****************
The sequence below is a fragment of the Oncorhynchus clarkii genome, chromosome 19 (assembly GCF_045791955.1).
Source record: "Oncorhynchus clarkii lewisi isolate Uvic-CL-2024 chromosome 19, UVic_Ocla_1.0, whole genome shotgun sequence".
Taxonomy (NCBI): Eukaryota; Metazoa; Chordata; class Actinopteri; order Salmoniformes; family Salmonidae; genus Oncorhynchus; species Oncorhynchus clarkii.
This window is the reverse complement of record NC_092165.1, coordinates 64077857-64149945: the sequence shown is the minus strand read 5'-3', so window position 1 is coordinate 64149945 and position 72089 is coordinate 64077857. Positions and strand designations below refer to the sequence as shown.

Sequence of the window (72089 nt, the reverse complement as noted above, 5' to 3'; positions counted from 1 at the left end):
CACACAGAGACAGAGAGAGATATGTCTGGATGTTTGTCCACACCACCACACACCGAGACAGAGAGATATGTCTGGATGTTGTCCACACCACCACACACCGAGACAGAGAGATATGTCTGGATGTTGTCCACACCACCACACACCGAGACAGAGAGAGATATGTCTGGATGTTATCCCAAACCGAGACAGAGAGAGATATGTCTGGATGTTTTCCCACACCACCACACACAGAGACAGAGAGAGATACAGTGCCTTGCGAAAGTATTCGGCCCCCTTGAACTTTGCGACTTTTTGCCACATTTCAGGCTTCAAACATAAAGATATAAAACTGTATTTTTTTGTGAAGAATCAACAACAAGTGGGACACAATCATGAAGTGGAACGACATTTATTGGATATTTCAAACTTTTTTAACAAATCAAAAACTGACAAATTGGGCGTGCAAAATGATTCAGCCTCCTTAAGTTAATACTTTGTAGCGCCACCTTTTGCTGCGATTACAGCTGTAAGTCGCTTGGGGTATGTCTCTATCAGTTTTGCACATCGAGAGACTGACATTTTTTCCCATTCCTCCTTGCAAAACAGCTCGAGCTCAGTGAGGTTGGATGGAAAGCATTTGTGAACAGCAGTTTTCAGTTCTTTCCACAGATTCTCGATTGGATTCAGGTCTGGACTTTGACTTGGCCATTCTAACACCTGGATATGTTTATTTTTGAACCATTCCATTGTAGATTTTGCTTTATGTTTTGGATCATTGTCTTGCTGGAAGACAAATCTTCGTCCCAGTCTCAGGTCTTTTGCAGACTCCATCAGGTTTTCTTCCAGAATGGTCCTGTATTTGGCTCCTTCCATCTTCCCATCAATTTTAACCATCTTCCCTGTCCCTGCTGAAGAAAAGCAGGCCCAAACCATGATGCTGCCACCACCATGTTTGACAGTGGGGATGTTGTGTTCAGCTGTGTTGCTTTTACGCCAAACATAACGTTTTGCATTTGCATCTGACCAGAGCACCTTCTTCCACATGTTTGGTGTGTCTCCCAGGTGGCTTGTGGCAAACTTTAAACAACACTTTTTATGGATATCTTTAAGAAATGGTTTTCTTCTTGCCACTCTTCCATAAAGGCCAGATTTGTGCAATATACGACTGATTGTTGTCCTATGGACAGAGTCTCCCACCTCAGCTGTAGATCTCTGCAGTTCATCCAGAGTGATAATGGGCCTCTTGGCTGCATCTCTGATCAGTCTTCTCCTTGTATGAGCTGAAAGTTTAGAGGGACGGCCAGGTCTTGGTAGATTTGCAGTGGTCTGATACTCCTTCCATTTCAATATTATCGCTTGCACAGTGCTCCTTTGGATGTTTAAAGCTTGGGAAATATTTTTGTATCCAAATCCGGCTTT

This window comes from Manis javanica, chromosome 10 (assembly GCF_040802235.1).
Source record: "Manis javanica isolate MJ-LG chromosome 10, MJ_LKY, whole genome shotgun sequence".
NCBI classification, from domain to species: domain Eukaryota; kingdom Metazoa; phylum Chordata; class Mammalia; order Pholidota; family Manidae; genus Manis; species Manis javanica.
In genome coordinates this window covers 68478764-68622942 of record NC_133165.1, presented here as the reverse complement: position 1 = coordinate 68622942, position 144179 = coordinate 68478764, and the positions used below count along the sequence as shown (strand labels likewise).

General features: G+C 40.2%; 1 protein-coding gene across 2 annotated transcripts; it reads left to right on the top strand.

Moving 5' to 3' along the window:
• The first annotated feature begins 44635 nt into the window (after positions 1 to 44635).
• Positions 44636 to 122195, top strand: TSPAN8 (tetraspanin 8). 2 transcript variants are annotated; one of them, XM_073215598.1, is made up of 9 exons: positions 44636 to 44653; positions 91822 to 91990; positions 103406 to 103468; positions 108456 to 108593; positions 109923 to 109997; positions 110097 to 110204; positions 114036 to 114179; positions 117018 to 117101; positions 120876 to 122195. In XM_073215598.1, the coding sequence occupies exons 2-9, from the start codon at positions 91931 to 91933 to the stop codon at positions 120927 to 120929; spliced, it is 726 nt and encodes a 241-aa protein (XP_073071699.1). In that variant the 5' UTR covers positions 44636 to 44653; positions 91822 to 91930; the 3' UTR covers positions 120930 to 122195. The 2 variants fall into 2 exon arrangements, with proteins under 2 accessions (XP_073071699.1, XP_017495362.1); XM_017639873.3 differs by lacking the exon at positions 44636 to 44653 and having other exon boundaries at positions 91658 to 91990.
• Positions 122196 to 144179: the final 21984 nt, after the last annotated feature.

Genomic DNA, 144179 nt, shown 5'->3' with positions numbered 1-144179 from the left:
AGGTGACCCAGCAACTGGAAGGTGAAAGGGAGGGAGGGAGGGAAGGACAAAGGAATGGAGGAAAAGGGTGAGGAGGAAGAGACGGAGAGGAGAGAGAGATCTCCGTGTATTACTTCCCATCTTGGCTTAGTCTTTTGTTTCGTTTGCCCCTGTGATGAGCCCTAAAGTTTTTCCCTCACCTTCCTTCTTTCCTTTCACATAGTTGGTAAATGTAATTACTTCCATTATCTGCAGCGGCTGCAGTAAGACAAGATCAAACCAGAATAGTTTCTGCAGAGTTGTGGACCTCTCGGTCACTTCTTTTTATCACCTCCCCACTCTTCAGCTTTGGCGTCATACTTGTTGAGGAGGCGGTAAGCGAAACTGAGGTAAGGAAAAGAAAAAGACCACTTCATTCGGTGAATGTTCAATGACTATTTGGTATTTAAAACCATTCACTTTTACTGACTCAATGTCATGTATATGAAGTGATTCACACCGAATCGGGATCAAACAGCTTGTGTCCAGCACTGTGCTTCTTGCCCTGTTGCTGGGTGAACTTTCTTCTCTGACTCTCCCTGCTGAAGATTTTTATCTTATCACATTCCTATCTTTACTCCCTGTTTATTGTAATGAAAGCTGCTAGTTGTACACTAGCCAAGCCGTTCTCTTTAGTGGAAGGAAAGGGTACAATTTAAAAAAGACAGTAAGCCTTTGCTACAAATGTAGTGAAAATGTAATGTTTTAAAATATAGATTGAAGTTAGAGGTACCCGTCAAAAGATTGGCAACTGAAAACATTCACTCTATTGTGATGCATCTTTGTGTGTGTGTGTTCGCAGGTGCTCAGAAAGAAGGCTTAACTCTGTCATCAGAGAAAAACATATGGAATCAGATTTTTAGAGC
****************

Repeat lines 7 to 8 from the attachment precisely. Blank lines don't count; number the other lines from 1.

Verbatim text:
This window comes from Manis javanica, chromosome 10 (assembly GCF_040802235.1).
Source record: "Manis javanica isolate MJ-LG chromosome 10, MJ_LKY, whole genome shotgun sequence".